The best posture is with your legs comfortably crossed, your back straight and your head level, as if you’re looking right ahead of you. Imagine that your spine is a stack of coins; try to keep the stack straight. Don’t lean forward too much, as this will hurt your lower back; conversely, leaning back will tax your abdominal muscles. Flex your shoulders and back until you feel as though the back of your skull, the space between your shoulders, and the bottom of your spine are describing a straight line. It will feel as though you’re sitting up very straight; this helps alertness and enhances every aspect of meditation. Each time your posture slips, bring it back to an alert straightness.
Set a timer for the number of minutes you’d like to sit. I recommend the Iphone application, Insight Meditation Timer. It’s free and excellent.
Traditions differ, but I recommend both inhaling and exhaling through the nose. This creates a single focal point and aids the main aim of meditation: the practice of keeping your awareness on a single thing. As you breathe in, notice every sensation - the coolness of the air, the feel of it passing into your nostrils, the natural swell of your chest and stomach - but just notice, don’t fixate. As you exhale, again simply notice the relaxation of your muscles, the sound of the air movement. Follow the air with your attention as it leaves your nose. Then let it go and begin the next breath.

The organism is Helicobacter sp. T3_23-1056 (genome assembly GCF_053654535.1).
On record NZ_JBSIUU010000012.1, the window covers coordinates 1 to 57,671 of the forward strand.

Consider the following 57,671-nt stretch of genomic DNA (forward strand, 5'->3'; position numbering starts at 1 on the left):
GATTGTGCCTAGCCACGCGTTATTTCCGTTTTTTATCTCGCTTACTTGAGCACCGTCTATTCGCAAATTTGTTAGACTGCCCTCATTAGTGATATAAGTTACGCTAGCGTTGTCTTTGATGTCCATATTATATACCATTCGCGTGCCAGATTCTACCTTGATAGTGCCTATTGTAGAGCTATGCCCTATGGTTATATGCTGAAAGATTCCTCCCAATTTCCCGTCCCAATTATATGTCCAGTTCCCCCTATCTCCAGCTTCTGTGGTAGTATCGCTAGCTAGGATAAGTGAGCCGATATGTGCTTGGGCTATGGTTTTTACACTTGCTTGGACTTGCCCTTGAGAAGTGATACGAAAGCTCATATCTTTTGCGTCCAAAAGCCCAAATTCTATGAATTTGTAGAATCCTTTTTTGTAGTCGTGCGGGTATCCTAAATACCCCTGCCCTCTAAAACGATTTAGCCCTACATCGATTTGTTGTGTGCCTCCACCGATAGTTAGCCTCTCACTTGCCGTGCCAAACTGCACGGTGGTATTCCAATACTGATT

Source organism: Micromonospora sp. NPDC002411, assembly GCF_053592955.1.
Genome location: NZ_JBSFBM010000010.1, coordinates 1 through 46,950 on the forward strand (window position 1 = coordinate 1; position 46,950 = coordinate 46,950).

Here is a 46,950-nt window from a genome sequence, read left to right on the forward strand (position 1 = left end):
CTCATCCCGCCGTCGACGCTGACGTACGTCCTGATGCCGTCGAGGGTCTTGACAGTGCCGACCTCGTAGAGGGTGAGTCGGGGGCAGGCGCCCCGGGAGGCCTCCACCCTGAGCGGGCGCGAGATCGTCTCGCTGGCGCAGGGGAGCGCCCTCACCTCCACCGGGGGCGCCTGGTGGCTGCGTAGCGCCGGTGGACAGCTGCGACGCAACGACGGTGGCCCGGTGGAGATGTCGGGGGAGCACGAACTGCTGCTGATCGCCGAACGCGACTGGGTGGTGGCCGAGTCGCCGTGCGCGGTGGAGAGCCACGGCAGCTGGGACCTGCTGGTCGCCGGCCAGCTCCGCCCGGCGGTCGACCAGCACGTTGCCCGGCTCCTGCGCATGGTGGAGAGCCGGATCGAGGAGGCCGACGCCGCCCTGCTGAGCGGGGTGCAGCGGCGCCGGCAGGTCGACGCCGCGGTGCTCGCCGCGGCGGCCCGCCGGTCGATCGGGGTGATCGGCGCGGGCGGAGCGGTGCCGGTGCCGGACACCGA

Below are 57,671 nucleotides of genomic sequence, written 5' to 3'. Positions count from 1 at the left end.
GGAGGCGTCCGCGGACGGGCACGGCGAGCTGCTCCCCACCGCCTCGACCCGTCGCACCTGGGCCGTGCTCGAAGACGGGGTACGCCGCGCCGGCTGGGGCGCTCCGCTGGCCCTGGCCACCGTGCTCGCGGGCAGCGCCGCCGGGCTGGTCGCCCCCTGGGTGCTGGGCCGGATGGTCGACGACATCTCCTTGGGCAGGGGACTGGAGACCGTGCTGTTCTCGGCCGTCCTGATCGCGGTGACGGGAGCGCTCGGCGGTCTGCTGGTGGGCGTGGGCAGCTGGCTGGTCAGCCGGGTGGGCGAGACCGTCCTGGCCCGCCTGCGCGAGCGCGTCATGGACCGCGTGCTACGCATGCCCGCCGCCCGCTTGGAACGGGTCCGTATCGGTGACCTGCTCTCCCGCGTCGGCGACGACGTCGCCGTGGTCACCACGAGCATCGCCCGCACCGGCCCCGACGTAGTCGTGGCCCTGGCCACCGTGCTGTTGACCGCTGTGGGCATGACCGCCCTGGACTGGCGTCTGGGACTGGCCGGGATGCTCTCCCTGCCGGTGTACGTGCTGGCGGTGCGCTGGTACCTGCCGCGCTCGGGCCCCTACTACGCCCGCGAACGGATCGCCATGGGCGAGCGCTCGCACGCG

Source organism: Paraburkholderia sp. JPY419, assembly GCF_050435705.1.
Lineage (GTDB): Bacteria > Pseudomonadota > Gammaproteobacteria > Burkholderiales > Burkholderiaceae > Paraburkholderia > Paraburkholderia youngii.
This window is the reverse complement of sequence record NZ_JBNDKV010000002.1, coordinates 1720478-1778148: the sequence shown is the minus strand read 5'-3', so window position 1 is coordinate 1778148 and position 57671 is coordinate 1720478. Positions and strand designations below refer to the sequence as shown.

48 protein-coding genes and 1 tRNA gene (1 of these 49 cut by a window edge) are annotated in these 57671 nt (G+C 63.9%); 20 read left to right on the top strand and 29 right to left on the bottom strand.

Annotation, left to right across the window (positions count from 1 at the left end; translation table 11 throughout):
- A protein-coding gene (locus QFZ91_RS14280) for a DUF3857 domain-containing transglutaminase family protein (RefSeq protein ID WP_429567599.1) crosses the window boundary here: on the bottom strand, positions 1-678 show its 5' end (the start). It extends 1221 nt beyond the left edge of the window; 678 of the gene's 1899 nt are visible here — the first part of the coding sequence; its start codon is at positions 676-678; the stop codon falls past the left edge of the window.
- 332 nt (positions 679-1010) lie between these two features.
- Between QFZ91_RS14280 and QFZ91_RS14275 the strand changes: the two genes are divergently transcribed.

You’ll probably find that this works best with your eyes closed.
Stay Still and Practice Paying Attention
From this extraordinarily simple process comes a wealth of benefits. Focusing on a single object - the breath - provides dividends almost immediately. The mind rewards you with a sense of clarity and calm. Other thoughts - objects other than the breath - will pop up and compete for your attention. These are often negative thoughts - worries about the future, regrets about the past - but you’re only here to consider the qualities of the given moment. Allow all other thoughts to pass overhead like a cloud, disappearing into irrelevance. Whenever you lose focus on the breath, notice that this has happened and gently return your attention to it. Even experienced meditators have to bring their focus back dozens of times in each sitting, so don’t feel bad.
Since beginning my meditation practice a few years ago, I’ve become a more relaxed person, less quick to anger and judgment, more understanding, forgiving and empathic, and certainly a better husband and teacher. The experience of calmly focusing on my breathing has given me new patience and tolerance, and a willingness to listen to others rather than selfishly take over the conversation. I’m more able to take the rough with the smooth and to simply shrug my shoulders at the vagaries of life.
I can’t recommend meditation highly enough, for everyone and anyone, but particularly for teachers; our emotional systems are daily taxed, and our capacity for tolerance and acceptance is a key measure of how much we’ll enjoy our professional lives.
Becoming used to simply taking a deep, focused breath, rather than lashing out and getting angry, adds serenity and poise to our daily lives.
Give it a try and let me know how you get on; you’ll be joining a large and growing global community, and helping to heal both yourself and others.